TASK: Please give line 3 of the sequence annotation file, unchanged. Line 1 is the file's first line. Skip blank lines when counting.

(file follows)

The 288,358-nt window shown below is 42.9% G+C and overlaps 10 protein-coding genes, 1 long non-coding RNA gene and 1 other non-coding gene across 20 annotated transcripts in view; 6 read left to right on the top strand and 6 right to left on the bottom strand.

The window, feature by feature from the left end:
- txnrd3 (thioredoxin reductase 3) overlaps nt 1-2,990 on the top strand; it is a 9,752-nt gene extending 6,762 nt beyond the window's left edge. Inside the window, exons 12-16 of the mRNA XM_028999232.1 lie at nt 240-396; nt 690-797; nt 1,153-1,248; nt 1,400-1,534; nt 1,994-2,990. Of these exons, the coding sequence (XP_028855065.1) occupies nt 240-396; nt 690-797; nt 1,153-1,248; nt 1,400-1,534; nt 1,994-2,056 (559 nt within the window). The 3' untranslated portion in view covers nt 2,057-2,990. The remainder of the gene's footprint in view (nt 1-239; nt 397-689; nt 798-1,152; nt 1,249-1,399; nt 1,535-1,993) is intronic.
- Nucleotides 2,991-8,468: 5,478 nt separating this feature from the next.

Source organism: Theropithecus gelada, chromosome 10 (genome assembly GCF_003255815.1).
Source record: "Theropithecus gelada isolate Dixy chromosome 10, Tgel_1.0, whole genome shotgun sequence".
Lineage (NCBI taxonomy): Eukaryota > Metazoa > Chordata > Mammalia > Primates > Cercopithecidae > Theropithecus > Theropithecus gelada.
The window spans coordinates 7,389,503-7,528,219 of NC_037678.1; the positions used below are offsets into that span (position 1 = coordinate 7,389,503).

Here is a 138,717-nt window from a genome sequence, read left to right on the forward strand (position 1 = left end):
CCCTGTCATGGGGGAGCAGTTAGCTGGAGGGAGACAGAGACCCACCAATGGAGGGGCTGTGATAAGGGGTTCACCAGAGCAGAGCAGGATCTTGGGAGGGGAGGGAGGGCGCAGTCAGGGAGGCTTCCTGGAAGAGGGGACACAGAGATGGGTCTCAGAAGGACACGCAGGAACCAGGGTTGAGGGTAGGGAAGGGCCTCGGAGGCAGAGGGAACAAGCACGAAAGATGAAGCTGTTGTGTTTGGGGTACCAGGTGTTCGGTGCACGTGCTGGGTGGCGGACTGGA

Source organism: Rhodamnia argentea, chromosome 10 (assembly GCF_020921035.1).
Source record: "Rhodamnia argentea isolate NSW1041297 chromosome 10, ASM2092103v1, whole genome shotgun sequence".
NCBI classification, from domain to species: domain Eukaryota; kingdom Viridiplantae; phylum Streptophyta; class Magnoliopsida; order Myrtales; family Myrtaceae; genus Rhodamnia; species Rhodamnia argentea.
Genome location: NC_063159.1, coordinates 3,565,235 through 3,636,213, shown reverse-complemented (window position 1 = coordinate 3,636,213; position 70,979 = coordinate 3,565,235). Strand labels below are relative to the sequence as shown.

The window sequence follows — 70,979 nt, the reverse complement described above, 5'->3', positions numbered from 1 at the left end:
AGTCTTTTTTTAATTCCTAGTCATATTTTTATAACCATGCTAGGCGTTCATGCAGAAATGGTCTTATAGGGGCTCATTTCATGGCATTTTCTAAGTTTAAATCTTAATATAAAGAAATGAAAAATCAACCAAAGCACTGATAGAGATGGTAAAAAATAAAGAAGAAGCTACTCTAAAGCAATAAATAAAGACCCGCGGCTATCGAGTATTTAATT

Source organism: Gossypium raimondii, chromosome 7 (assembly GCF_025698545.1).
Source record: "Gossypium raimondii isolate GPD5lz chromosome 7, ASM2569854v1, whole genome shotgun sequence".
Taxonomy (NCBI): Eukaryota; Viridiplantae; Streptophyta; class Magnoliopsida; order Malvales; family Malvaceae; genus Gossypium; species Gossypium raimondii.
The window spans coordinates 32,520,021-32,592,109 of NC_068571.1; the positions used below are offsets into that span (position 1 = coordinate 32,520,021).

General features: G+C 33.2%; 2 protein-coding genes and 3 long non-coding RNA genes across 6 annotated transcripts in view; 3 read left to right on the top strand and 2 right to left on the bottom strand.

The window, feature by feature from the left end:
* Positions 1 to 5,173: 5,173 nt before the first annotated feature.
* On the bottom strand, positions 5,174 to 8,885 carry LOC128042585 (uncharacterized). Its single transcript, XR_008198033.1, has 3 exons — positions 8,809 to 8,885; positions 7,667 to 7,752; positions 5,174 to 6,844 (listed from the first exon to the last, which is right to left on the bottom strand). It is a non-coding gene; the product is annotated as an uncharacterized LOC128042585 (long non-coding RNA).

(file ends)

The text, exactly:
- txnrd3 (thioredoxin reductase 3) overlaps nt 1-2,990 on the top strand; it is a 9,752-nt gene extending 6,762 nt beyond the window's left edge. Inside the window, exons 12-16 of the mRNA XM_028999232.1 lie at nt 240-396; nt 690-797; nt 1,153-1,248; nt 1,400-1,534; nt 1,994-2,990. Of these exons, the coding sequence (XP_028855065.1) occupies nt 240-396; nt 690-797; nt 1,153-1,248; nt 1,400-1,534; nt 1,994-2,056 (559 nt within the window). The 3' untranslated portion in view covers nt 2,057-2,990. The remainder of the gene's footprint in view (nt 1-239; nt 397-689; nt 798-1,152; nt 1,249-1,399; nt 1,535-1,993) is intronic.